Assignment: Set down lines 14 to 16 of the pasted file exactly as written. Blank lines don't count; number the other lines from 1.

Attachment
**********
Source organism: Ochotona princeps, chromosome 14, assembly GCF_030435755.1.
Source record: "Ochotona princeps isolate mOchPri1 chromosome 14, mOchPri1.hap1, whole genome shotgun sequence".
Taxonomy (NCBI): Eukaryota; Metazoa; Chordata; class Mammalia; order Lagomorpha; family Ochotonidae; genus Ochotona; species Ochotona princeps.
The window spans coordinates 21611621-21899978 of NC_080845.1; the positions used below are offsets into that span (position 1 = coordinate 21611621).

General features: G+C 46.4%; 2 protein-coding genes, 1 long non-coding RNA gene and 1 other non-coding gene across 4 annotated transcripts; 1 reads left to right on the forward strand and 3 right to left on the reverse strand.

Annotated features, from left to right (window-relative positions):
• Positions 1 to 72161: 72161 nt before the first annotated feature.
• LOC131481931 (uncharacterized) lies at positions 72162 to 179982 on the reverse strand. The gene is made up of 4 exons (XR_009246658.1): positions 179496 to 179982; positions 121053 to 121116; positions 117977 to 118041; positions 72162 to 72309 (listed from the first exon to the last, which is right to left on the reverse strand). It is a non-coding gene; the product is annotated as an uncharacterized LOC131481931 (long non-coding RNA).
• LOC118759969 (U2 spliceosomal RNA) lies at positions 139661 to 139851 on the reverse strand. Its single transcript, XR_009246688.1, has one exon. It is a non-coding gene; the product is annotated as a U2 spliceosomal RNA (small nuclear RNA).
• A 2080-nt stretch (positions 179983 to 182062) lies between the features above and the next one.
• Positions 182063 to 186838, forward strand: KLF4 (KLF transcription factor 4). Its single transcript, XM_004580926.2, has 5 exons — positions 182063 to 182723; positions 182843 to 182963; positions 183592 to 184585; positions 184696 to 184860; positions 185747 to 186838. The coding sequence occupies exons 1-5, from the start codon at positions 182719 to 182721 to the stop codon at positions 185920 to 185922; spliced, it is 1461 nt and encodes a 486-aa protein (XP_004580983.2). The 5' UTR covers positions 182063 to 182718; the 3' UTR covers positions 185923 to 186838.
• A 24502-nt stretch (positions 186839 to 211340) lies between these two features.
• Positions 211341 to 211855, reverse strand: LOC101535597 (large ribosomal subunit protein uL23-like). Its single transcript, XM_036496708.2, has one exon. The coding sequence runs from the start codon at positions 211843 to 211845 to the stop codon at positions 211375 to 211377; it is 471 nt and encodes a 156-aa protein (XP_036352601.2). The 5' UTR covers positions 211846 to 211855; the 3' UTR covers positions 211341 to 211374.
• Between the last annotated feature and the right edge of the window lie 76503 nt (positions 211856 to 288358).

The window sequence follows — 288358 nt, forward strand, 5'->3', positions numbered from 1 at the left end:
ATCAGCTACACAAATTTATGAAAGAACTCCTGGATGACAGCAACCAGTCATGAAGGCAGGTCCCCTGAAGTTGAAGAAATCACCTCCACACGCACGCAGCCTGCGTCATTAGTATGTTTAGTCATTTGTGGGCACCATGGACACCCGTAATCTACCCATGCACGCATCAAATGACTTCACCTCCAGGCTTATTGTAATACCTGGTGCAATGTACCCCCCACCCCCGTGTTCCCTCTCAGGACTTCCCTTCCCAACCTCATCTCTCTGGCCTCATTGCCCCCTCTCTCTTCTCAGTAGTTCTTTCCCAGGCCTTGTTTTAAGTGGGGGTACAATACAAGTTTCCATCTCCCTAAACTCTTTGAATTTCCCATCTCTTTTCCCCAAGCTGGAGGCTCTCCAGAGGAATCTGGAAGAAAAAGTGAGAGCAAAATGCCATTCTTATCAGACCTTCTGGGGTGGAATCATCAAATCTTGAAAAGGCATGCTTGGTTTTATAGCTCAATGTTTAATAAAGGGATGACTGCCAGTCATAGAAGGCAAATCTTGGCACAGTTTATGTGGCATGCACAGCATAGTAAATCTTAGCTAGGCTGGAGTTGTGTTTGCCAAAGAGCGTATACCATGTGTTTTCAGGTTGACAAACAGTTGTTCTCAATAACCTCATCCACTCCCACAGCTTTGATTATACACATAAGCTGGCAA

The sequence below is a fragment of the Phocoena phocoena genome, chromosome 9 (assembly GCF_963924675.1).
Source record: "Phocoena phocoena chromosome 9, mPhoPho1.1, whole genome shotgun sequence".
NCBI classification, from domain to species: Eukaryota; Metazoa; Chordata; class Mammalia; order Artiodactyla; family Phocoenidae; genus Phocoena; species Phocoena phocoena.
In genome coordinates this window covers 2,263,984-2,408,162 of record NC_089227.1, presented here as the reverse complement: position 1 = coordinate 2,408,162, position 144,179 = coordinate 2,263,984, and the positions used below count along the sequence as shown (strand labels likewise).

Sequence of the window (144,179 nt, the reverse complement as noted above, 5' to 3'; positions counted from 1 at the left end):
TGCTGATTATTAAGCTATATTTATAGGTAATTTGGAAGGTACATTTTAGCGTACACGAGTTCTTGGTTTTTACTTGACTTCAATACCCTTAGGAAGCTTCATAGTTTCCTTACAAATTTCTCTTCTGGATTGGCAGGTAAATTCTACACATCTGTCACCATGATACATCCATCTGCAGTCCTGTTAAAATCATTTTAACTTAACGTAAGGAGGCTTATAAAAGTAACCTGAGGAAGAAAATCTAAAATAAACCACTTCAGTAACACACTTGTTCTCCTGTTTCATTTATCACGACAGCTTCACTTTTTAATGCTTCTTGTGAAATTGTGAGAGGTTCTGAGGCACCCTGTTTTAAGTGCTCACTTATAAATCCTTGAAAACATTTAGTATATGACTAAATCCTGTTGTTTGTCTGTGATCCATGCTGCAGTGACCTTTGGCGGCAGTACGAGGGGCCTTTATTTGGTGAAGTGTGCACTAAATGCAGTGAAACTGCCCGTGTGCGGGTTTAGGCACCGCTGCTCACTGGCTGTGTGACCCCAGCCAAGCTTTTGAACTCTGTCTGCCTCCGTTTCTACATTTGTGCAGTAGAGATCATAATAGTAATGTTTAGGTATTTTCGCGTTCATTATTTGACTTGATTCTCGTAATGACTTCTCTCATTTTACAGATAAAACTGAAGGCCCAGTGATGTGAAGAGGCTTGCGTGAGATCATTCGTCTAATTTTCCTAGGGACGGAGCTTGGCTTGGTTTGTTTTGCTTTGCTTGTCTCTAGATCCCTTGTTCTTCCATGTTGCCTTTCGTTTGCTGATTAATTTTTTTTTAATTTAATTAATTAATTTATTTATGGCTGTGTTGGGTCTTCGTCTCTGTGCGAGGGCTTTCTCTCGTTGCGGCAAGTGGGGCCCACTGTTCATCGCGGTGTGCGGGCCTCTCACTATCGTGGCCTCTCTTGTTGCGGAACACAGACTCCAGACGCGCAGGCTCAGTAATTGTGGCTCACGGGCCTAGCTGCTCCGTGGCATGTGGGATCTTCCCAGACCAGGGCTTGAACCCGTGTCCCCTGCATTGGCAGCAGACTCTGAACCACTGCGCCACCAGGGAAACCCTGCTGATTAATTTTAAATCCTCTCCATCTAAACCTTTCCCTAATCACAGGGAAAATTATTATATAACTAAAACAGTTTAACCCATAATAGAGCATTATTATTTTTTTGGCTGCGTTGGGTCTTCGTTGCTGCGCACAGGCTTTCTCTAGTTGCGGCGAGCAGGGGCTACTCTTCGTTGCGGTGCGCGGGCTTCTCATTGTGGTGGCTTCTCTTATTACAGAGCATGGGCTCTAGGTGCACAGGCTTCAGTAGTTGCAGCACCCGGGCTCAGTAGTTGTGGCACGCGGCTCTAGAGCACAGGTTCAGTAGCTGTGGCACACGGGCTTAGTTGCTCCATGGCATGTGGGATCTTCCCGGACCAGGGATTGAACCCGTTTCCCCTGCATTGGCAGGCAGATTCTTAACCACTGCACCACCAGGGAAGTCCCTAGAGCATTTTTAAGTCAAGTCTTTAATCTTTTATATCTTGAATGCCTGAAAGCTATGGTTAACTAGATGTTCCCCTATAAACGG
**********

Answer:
• Between the last annotated feature and the right edge of the window lie 76503 nt (positions 211856 to 288358).

The window sequence follows — 288358 nt, forward strand, 5'->3', positions numbered from 1 at the left end:
ATCAGCTACACAAATTTATGAAAGAACTCCTGGATGACAGCAACCAGTCATGAAGGCAGGTCCCCTGAAGTTGAAGAAATCACCTCCACACGCACGCAGCCTGCGTCATTAGTATGTTTAGTCATTTGTGGGCACCATGGACACCCGTAATCTACCCATGCACGCATCAAATGACTTCACCTCCAGGCTTATTGTAATACCTGGTGCAATGTACCCCCCACCCCCGTGTTCCCTCTCAGGACTTCCCTTCCCAACCTCATCTCTCTGGCCTCATTGCCCCCTCTCTCTTCTCAGTAGTTCTTTCCCAGGCCTTGTTTTAAGTGGGGGTACAATACAAGTTTCCATCTCCCTAAACTCTTTGAATTTCCCATCTCTTTTCCCCAAGCTGGAGGCTCTCCAGAGGAATCTGGAAGAAAAAGTGAGAGCAAAATGCCATTCTTATCAGACCTTCTGGGGTGGAATCATCAAATCTTGAAAAGGCATGCTTGGTTTTATAGCTCAATGTTTAATAAAGGGATGACTGCCAGTCATAGAAGGCAAATCTTGGCACAGTTTATGTGGCATGCACAGCATAGTAAATCTTAGCTAGGCTGGAGTTGTGTTTGCCAAAGAGCGTATACCATGTGTTTTCAGGTTGACAAACAGTTGTTCTCAATAACCTCATCCACTCCCACAGCTTTGATTATACACATAAGCTGGCAA